# How do you find the limit of cosx/(1-sinx) as x approaches pi/2+?

Oct 19, 2016

Use L'Hôpital's rule to discover that it approaches infinity as x approaches $\frac{\pi}{2}$

#### Explanation:

If you try to evaluate the limit at $\frac{\pi}{2}$ you obtain the indeterminate form $\frac{0}{0}$; this means that L'Hôpital's rule applies.

To implement the rule, take the derivative of the numerator:

$\frac{d \left\{\cos \left(x\right)\right\}}{\mathrm{dx}} = - \sin \left(x\right)$

take the derivative of the denominator.

$\frac{d \left\{1 - \sin \left(x\right)\right\}}{\mathrm{dx}} = - \cos \left(x\right)$

Assemble this into a fraction:

${\lim}_{x \to \frac{\pi}{2}} \frac{- \sin \left(x\right)}{- \cos \left(x\right)}$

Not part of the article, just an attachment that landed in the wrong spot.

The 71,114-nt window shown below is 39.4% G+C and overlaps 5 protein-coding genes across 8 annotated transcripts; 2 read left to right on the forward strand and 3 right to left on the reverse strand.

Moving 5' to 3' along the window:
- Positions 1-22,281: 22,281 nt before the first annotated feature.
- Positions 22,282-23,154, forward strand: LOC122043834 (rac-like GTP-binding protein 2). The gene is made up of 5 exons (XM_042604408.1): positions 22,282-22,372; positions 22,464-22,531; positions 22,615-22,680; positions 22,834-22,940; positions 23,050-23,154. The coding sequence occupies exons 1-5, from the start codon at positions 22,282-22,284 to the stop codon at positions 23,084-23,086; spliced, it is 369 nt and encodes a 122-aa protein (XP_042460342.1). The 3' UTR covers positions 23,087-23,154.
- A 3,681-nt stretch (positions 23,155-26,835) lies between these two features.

Please observe that the above is the tangent function:

${\lim}_{x \to \frac{\pi}{2}} \tan \left(x\right)$

It is well known that the tangent function approaches infinity as x approaches $\frac{\pi}{2}$, therefore, the original expression does the same thing.

Oct 19, 2016

Multiply by $\frac{1 + \sin x}{1 + \sin x}$

#### Explanation:

$\cos \frac{x}{\left(1 - \sin x\right)} \cdot \frac{\left(1 + \sin x\right)}{\left(1 + \sin x\right)} = \frac{1 + \sin x}{\cos} x$

Now as $x \rightarrow {\left(\frac{\pi}{2}\right)}^{+}$, we have

$1 + \sin x \rightarrow 2$ and

$\cos x \rightarrow {0}^{-}$

So

${\lim}_{x \rightarrow {\left(\frac{\pi}{2}\right)}^{+}} \cos \frac{x}{1 - \sin x} = {\lim}_{x \rightarrow {\left(\frac{\pi}{2}\right)}^{+}} \frac{1 + \sin x}{\cos} x = - \infty$